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December 2018 Issue
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Hut revenue down after stormy year

Diggers Hut in the Ruahine Range is one backcountry hut that DOC won’t be getting any more revenue from. Photo: Daniel McIntyre and Ben Pigot

Revenue from backcountry huts has declined after the country was battered by storms earlier this year.

DOC’s latest annual report shows revenue from backcountry huts has been flat since 2015/16 and declined by $33,000 over the past year to $2,062,000.

DOC recreation, tourism and heritage director Gavin Walker said track closures from storms across the country affected revenue at a number of popular sites. Pinnacles Hut in Coromandel, the largest hut in the country, was closed for much of the year due to storm damage and revenue was down $52,000. A number of tracks in the Nelson region also suffered damage following cyclones earlier in the year.

Walker said, overall, more people were using the backcountry hut network, as the conservation estate has become increasingly popular with Kiwis and tourists alike.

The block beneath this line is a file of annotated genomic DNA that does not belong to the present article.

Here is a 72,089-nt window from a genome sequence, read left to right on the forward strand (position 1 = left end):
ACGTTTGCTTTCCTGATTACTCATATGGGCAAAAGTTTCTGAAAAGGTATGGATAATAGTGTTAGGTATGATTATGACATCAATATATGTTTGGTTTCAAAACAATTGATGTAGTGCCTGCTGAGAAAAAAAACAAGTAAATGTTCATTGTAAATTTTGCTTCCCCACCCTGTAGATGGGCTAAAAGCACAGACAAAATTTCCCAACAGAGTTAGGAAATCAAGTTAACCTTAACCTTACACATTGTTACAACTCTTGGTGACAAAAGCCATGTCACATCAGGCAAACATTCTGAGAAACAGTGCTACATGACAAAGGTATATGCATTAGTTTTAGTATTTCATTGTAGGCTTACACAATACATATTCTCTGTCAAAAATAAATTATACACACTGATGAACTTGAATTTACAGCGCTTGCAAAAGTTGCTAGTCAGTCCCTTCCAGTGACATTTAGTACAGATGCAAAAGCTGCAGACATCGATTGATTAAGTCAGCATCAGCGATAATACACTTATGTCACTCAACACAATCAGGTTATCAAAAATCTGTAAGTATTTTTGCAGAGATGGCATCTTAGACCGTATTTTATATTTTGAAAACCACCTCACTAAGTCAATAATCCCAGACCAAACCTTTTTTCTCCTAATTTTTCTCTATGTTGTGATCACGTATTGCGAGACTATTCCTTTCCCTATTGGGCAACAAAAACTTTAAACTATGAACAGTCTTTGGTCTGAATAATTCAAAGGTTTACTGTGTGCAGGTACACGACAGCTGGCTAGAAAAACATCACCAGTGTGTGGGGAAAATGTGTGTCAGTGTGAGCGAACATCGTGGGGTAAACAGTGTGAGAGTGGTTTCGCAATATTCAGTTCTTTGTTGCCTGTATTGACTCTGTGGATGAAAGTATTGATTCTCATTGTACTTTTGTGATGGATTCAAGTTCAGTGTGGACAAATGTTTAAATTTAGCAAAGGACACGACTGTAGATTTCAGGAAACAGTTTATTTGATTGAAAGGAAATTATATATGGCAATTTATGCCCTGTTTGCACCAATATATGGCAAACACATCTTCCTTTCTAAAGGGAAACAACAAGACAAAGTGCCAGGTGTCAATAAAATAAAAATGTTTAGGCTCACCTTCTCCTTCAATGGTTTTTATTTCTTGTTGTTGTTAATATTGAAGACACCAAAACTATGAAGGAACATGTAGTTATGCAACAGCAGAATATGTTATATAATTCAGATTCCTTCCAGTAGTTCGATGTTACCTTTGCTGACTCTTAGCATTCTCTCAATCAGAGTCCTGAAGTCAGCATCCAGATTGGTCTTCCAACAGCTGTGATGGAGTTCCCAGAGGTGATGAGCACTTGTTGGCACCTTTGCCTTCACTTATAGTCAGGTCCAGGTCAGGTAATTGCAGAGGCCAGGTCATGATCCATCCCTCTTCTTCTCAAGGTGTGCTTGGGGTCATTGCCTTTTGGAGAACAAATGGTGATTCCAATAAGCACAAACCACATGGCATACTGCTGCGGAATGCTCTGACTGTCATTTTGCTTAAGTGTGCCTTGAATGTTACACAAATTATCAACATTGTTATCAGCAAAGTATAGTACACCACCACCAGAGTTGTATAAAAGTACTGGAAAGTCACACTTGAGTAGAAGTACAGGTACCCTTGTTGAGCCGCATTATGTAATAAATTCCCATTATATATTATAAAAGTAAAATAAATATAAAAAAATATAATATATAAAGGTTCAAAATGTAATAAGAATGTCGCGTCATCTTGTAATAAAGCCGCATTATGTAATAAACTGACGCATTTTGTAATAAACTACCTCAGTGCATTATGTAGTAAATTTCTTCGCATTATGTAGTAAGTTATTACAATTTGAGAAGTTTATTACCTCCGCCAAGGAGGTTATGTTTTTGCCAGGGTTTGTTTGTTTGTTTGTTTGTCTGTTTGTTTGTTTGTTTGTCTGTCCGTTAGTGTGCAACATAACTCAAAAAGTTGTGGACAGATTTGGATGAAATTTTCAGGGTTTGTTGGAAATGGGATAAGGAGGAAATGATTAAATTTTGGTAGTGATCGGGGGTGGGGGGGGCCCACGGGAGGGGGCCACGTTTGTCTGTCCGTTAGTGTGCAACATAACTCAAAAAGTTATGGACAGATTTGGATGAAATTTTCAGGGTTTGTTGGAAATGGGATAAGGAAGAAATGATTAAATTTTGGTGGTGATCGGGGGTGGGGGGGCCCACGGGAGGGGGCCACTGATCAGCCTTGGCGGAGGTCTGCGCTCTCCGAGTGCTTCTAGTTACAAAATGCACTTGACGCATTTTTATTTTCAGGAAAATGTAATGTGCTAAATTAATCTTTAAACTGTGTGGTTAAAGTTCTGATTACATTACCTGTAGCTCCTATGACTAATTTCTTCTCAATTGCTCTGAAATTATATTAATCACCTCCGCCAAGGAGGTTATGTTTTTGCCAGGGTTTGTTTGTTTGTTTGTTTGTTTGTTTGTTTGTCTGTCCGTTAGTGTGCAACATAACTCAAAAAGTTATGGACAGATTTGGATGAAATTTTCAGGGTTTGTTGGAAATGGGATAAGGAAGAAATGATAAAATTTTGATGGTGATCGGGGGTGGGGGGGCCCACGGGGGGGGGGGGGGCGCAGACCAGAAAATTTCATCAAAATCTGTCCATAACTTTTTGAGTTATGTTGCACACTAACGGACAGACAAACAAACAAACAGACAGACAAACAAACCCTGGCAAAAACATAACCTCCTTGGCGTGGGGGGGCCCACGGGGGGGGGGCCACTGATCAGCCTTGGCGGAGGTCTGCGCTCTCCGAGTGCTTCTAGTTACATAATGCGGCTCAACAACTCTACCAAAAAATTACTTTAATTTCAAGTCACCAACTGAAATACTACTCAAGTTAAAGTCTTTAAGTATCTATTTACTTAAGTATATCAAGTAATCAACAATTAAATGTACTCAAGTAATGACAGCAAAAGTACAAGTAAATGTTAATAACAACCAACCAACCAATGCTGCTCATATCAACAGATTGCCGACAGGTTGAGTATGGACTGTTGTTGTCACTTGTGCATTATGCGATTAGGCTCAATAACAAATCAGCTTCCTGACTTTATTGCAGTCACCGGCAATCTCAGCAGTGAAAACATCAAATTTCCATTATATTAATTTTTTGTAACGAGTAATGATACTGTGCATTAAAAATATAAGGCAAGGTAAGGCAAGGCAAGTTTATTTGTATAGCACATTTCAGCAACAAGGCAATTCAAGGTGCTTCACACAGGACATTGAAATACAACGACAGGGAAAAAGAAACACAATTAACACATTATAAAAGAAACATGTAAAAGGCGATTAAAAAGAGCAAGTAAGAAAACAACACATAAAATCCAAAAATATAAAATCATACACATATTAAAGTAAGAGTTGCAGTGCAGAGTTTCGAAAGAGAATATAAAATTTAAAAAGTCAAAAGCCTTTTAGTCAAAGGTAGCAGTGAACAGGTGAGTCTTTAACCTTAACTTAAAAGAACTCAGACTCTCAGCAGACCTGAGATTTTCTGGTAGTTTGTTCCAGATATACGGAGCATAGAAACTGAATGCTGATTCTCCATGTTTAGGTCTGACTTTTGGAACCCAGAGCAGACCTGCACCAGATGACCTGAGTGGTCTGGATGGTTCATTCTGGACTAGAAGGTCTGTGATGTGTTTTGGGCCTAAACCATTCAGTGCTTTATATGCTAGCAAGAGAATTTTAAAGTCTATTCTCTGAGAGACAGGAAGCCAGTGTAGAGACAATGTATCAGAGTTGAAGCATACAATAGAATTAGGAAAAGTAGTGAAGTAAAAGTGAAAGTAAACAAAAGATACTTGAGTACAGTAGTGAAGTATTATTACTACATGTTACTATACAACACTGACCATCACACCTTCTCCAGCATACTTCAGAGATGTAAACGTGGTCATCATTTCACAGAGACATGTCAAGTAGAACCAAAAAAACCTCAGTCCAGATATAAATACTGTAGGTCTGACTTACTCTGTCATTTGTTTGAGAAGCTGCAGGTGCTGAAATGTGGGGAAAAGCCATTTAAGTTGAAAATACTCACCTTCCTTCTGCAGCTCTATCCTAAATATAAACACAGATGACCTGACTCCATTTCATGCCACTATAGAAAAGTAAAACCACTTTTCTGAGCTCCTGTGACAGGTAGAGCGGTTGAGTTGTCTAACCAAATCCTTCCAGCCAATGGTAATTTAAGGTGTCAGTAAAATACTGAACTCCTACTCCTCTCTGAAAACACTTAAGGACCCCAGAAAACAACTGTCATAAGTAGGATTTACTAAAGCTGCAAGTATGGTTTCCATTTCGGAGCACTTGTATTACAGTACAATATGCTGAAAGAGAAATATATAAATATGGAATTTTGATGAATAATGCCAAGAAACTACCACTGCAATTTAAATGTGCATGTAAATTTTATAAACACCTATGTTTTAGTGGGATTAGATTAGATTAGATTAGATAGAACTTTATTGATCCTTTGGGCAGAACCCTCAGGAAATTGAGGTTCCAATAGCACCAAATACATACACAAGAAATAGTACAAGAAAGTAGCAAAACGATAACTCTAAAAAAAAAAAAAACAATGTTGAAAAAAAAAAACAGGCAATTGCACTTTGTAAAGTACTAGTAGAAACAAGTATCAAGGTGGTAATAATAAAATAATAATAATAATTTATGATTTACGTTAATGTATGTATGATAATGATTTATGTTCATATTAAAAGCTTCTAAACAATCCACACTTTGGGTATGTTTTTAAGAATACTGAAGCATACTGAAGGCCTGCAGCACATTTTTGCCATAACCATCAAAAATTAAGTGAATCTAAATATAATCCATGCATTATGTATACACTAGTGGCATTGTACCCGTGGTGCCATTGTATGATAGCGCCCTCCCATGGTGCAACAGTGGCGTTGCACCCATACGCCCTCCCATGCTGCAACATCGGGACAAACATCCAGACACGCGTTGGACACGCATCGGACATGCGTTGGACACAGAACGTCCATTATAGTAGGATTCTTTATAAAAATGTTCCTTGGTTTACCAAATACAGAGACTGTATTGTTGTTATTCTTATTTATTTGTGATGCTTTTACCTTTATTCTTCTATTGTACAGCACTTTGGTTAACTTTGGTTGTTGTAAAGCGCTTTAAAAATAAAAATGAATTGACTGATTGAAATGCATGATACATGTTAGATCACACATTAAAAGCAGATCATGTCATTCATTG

He said people dodging hut fees was also an issue, but the majority of users pay fees.

Last month, Wilderness revealed that more than half of hut users may have been dodging fees at Brewster Hut. After DOC introduced a booking system at the hut, the number of people paying hut fees doubled while the amount of sewage flown from the site remained the same, suggesting half of users were not paying previously. The department is developing an online payment system in a bid to increase compliance.

Overall, revenue from backcountry huts has increased by 28 per cent from 2013/14 to 2017/18.

Revenue has also continued to climb at DOC campsites and Great Walk huts. Revenue from campsites increased by 59 per cent since 2013/14 to reach $7.5m, while revenue from Great Walk huts has increased 38 per cent over the same period, to $7.3m.

Walker said DOC is undertaking a widespread review of hut fees and will be consulting with tramping groups shortly.

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